Concert Vault

Omar & the Howlers

Auditorium Shores (Austin, TX)

May 25, 1987

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  1. 1 Mississippi Hoo Doo Man / You Ain't Foolin' Nobody 07:17
  2. 2 Don't You Know 03:44
  3. 3 Hoy Hoy 03:43
  4. 4 Same Old Grind 03:49
  5. 5 Border Girl 03:44
  6. 6 Lee Anne 06:53
  7. 7 Don't Rock Me The Wrong Way 03:47
  8. 8 Dancing In The Canebrake 05:00
  9. 9 Big Legs 04:32
  10. 10 Hard Times In The Land Of Plenty 04:20
  11. 11 Rock N' Roll Ball 09:07
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Liner Notes

Omar Dykes - vocals, guitar; Bruce Jones - bass; John Inmon - guitar; Gene Brandon - drums

This show was taped at the annual blues barbeque music festival hosted by the Fabulous Thunderbirds. Also appearing on the bill for this show were the Robert Cray Band, Bonnie Raitt, and Dave Edmunds. Omar & the Howlers may never have made it to platinum superstar status, but they did make a number of exceptional blues-rock albums on Columbia Records, and built a sizable audience of devout fans, who never seem to get enough of their funky swamp-drenched R&B.

Opening with a great guitar romp, "Mississippi Hoo Doo Man," the group slides effortlessly into a more conventional pop track, "You Ain't Foolin' Nobody." Without missing a beat, they next launch into the very Allman Brothers-influenced, "Don't You Know." The rest of the show is just as exciting, with a full platter of great up-tempo blues tracks, including "Hoy Hoy," "Same Old Grind," "Don't Rock Me The Wrong Way," and several others. They close the show with a one-two punch that included the LP title track, "Hard Times In The Land Of Plenty," and the gospel-fused finale, "Rock N' Roll Ball."

Omar & the Howlers have always had the distinct ability of sounding like several familiar musical acts while maintaining a fresh vibe all their own. Depending on the song, Omar can sound like John Fogerty, Brian Johnson of AC/DC, or even radio legend, Wolfman Jack. As a guitarist, he is firmly in the Stevie Ray and Jimmy Vaughn camp. All this makes for some exciting music.

Dykes grew up in rural Mississippi and cut his teeth at blues clubs on the city outskirts. It was that background that gave him the credibility to adapt a musical groove and vocal styling not unlike that of the great Hound Dog Taylor. In the early-1980s, he relocated to Austin, Texas, where he found the blues scene kicking into high gear. Omar Dykes performs today as both a solo act and with a new version of the Howlers. He continues to record and release albums from his home-base in Austin.

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More Omar & the Howlers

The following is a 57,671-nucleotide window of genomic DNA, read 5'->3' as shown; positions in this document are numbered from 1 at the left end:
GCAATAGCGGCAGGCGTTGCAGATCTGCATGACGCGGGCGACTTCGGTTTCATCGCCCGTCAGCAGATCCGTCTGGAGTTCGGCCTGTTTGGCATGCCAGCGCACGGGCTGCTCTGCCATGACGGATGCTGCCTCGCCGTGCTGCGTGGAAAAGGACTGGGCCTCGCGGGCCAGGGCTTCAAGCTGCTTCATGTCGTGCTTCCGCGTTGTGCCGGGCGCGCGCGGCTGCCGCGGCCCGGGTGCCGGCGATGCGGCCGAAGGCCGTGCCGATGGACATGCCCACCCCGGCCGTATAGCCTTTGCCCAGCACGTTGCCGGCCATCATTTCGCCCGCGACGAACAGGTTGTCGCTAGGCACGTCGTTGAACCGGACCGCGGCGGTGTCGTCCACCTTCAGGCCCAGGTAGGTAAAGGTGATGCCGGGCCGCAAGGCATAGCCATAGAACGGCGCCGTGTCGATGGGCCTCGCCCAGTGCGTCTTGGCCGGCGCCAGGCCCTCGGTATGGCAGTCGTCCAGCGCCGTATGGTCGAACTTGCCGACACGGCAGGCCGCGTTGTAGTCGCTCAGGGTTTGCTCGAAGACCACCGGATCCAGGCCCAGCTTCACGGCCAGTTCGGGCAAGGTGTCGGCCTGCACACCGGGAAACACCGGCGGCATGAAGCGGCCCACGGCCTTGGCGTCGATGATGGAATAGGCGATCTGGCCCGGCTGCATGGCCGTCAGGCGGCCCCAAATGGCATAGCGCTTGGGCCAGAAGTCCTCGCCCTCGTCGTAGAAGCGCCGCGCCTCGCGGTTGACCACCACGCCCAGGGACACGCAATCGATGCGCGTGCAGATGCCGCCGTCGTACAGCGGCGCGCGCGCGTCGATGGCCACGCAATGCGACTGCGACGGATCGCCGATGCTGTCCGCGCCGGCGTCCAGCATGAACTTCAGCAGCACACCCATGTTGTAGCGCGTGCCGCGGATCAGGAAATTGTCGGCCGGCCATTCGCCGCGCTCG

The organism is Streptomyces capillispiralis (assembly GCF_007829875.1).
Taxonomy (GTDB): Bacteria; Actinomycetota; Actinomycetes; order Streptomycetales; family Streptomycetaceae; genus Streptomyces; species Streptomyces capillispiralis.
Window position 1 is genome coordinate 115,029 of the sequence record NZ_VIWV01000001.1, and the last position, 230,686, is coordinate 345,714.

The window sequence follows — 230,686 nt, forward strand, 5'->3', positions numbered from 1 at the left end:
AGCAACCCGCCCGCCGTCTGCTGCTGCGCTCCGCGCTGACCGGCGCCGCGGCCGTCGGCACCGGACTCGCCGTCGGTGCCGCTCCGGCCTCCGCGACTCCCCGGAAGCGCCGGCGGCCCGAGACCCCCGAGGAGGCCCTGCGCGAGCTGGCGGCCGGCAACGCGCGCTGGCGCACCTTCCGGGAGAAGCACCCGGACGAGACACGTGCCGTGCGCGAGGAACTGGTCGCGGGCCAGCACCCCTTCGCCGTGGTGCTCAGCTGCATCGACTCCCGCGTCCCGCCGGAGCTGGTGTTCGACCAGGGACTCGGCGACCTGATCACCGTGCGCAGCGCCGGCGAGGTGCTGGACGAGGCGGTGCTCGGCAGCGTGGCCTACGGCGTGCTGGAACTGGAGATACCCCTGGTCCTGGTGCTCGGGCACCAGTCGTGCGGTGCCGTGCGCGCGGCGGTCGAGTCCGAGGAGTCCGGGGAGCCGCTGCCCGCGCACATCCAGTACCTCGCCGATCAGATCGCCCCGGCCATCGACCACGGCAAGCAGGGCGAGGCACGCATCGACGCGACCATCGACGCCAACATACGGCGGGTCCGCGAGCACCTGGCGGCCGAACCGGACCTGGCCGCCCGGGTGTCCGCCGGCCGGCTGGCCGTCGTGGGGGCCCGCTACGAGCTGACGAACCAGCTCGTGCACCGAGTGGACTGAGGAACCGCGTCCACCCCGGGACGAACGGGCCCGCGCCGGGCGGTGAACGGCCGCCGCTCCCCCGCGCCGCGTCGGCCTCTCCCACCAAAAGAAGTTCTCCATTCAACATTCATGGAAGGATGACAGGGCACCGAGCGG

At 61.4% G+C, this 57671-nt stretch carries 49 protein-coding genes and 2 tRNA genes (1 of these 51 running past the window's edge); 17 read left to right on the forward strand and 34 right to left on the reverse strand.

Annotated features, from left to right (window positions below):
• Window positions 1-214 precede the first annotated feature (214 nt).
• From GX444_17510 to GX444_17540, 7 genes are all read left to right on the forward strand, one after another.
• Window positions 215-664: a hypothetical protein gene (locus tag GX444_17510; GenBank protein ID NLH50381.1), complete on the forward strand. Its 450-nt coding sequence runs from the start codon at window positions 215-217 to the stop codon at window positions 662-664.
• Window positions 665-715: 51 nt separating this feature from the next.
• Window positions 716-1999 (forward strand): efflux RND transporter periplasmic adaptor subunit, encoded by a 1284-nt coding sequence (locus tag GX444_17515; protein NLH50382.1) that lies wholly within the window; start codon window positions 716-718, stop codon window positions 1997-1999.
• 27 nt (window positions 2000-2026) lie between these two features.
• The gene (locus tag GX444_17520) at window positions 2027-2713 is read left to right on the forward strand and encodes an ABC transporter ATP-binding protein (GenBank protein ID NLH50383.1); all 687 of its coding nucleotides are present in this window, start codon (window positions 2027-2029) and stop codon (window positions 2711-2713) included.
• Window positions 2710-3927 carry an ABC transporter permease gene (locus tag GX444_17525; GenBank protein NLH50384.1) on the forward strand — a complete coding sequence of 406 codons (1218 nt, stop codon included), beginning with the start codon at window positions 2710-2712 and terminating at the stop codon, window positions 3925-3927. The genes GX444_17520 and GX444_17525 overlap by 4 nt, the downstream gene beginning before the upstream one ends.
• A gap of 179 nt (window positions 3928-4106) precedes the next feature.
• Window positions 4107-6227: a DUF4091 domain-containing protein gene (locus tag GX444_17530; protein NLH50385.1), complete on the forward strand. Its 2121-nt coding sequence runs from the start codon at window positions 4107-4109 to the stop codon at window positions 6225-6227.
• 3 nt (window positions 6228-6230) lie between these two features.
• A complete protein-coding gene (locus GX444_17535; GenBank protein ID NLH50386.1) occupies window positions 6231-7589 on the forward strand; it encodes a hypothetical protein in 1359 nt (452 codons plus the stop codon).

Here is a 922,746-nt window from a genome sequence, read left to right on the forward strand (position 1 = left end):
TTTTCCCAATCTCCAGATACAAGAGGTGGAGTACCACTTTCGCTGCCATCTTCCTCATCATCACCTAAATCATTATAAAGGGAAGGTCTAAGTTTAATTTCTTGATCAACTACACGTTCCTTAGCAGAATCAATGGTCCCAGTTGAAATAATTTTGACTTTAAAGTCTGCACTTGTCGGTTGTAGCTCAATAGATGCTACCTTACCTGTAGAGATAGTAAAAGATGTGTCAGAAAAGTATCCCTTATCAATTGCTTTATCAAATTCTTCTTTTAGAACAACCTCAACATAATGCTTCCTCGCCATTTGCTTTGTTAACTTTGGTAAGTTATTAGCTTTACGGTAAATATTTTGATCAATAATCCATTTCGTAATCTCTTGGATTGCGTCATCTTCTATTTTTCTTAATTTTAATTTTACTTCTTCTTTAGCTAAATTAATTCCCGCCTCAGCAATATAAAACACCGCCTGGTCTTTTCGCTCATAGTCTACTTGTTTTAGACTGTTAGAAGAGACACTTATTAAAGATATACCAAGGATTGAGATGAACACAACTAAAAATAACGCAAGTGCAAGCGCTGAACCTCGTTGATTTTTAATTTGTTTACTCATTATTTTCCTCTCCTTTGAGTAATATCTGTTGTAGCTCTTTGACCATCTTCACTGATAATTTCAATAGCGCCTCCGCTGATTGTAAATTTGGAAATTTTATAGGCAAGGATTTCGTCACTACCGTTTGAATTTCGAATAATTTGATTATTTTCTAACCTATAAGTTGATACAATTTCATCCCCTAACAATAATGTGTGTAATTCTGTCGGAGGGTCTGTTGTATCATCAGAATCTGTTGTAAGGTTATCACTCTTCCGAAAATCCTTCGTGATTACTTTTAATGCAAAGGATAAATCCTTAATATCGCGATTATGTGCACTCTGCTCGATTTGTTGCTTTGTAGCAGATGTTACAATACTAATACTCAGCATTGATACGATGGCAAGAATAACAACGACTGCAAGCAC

Omar Dykes - vocals, guitar; Bruce Jones - bass; John Inmon - guitar; Gene Brandon - drums

This show was taped at the annual blues barbeque music festival hosted by the Fabulous Thunderbirds. Also appearing on the bill for this show were the Robert Cray Band, Bonnie Raitt, and Dave Edmunds. Omar & the Howlers may never have made it to platinum superstar status, but they did make a number of exceptional blues-rock albums on Columbia Records, and built a sizable audience of devout fans, who never seem to get enough of their funky swamp-drenched R&B.

Opening with a great guitar romp, "Mississippi Hoo Doo Man," the group slides effortlessly into a more conventional pop track, "You Ain't Foolin' Nobody." Without missing a beat, they next launch into the very Allman Brothers-influenced, "Don't You Know." The rest of the show is just as exciting, with a full platter of great up-tempo blues tracks, including "Hoy Hoy," "Same Old Grind," "Don't Rock Me The Wrong Way," and several others. They close the show with a one-two punch that included the LP title track, "Hard Times In The Land Of Plenty," and the gospel-fused finale, "Rock N' Roll Ball."

Omar & the Howlers have always had the distinct ability of sounding like several familiar musical acts while maintaining a fresh vibe all their own. Depending on the song, Omar can sound like John Fogerty, Brian Johnson of AC/DC, or even radio legend, Wolfman Jack. As a guitarist, he is firmly in the Stevie Ray and Jimmy Vaughn camp. All this makes for some exciting music.

Dykes grew up in rural Mississippi and cut his teeth at blues clubs on the city outskirts. It was that background that gave him the credibility to adapt a musical groove and vocal styling not unlike that of the great Hound Dog Taylor. In the early-1980s, he relocated to Austin, Texas, where he found the blues scene kicking into high gear. Omar Dykes performs today as both a solo act and with a new version of the Howlers. He continues to record and release albums from his home-base in Austin.